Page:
Imagine swimming 1,200 miles round trip to bring new life into the world. While an impossible feat for humans, this is exactly what our Hawaiian green sea turtles, or honu, do each year. And when they make this migration, NOAA Fisheries is there to track them—but we could use your help!
Honu that live around the main Hawaiian Islands migrate to French Frigate Shoals in the Papahānaumokuākea Marine National Monument during the spring. They use the earth’s magnetic field to navigate to the beaches where they were born. There, they mate and lay eggs. More than 90 percent of all honu nest at French Frigate Shoals (the rest nest at other areas within the Hawaiian Islands).
Since 1973, NOAA Fisheries biologists have been monitoring honu nesting activity during their summer field survey in the monument. They count every nesting and basking turtle they come across. They also etch temporary numbers on their shells. These numbers last for about a year and allow for easy identification.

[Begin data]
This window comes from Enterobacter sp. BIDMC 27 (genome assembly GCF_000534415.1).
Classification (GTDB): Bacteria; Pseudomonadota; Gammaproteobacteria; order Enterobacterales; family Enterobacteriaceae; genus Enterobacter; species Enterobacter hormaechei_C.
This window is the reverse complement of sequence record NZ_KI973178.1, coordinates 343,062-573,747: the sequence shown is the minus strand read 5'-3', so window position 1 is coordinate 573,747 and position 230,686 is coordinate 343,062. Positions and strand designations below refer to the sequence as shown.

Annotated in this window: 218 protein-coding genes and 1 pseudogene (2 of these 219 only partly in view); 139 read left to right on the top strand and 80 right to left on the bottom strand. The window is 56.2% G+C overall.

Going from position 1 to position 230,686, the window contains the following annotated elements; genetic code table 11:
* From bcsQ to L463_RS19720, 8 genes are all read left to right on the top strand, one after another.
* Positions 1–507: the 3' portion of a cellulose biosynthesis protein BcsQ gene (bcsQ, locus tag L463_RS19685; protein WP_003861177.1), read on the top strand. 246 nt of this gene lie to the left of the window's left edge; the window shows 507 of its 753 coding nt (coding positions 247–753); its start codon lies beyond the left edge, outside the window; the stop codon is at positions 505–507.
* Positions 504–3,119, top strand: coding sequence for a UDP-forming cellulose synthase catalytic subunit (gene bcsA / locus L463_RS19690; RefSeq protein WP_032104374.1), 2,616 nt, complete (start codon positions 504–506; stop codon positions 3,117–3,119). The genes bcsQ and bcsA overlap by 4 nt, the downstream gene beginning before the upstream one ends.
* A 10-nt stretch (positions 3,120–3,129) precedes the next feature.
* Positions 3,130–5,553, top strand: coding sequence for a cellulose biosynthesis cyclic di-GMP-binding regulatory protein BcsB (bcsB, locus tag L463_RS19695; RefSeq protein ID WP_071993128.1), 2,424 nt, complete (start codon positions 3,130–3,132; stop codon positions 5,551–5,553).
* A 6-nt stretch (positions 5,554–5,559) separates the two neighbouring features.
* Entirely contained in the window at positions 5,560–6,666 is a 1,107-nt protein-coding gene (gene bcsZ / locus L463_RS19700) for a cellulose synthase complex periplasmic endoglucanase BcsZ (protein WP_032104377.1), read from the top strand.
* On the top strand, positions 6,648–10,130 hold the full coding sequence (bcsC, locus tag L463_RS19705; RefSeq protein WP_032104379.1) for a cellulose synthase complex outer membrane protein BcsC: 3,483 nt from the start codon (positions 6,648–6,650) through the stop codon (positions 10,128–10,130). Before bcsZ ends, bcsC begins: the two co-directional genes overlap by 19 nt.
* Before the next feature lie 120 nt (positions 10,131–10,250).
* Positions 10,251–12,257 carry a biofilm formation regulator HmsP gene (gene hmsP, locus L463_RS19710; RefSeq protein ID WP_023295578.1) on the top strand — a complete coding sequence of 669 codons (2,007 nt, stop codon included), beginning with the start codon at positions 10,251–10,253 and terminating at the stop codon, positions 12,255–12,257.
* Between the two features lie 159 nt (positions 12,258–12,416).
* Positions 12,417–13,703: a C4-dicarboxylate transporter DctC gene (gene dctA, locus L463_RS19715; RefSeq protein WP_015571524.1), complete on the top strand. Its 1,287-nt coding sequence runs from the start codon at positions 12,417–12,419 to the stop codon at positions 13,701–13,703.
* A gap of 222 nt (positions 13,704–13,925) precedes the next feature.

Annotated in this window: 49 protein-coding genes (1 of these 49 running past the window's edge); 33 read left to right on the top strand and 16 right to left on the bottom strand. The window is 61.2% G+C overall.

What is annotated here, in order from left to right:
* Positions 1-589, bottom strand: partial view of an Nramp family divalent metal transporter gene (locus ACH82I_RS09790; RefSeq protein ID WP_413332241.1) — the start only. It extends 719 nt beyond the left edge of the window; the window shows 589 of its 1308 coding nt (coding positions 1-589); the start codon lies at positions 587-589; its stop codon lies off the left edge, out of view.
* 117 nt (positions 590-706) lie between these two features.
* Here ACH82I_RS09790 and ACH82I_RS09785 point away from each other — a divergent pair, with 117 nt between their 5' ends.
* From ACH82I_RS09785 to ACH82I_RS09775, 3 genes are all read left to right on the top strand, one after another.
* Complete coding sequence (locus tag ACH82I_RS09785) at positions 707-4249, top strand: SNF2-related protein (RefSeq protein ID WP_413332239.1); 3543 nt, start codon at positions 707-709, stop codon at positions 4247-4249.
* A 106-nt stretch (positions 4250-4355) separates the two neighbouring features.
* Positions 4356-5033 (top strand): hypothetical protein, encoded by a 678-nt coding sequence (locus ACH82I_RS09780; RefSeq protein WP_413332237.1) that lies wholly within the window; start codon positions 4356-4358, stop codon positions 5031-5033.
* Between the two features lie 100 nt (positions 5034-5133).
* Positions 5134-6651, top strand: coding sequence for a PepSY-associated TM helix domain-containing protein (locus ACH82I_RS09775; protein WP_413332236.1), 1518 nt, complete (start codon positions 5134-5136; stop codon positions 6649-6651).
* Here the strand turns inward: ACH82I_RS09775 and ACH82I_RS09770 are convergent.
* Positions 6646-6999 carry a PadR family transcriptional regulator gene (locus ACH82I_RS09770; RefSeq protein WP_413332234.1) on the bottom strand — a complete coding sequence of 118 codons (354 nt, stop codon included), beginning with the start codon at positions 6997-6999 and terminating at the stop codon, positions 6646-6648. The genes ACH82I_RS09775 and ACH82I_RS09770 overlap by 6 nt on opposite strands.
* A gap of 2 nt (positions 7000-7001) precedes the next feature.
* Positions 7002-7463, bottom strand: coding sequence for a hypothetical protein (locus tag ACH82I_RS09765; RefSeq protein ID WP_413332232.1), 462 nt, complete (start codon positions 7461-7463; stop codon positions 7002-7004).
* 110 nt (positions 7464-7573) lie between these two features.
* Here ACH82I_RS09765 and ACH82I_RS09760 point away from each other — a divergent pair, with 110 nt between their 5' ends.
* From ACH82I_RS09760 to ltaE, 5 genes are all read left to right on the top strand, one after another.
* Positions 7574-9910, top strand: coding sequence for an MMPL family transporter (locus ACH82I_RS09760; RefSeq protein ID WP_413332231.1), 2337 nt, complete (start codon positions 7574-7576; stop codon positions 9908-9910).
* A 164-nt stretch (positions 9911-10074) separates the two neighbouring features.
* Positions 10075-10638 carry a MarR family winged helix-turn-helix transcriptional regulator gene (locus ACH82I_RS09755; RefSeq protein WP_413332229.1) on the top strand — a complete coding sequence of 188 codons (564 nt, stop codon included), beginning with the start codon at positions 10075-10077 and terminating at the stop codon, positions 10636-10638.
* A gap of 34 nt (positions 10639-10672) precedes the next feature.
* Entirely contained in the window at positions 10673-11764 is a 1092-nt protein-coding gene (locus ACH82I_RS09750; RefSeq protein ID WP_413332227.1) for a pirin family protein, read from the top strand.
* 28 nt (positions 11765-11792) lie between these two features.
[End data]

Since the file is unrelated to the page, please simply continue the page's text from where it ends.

The turtles return to their “home” foraging grounds after nesting. By tracking these turtles, we can better understand important honu habitats and distribution throughout the main Hawaiian Islands. Additionally, any turtle that has been treated and released by NOAA’s stranding program also receives a number in order to monitor their recovery. Therefore, reporting numbered turtles contributes to both science and conservation!
NOAA Fisheries needs your help to spot honu with the temporary alpha-numeric marks (like “TM95” or “OA48”) on their shells. Here’s how you can take part in this fun and important citizen science project:
- Be on the lookout for turtles with a white number on their shell
- Keep a respectful distance of 10 feet if you spot one
- Take a photo of the number, without disturbing the turtle
- Record the date, time, and location—include the name of the beach/body of water, a dropped map pin, or GPS coordinates
- Email RespectWildlife@noaa.gov to report the turtle’s number and sighting details
To report any emergencies (dead or injured animals) call NOAA’s Marine Wildlife Hotline: (888) 256-9840.
Good luck—and thank you!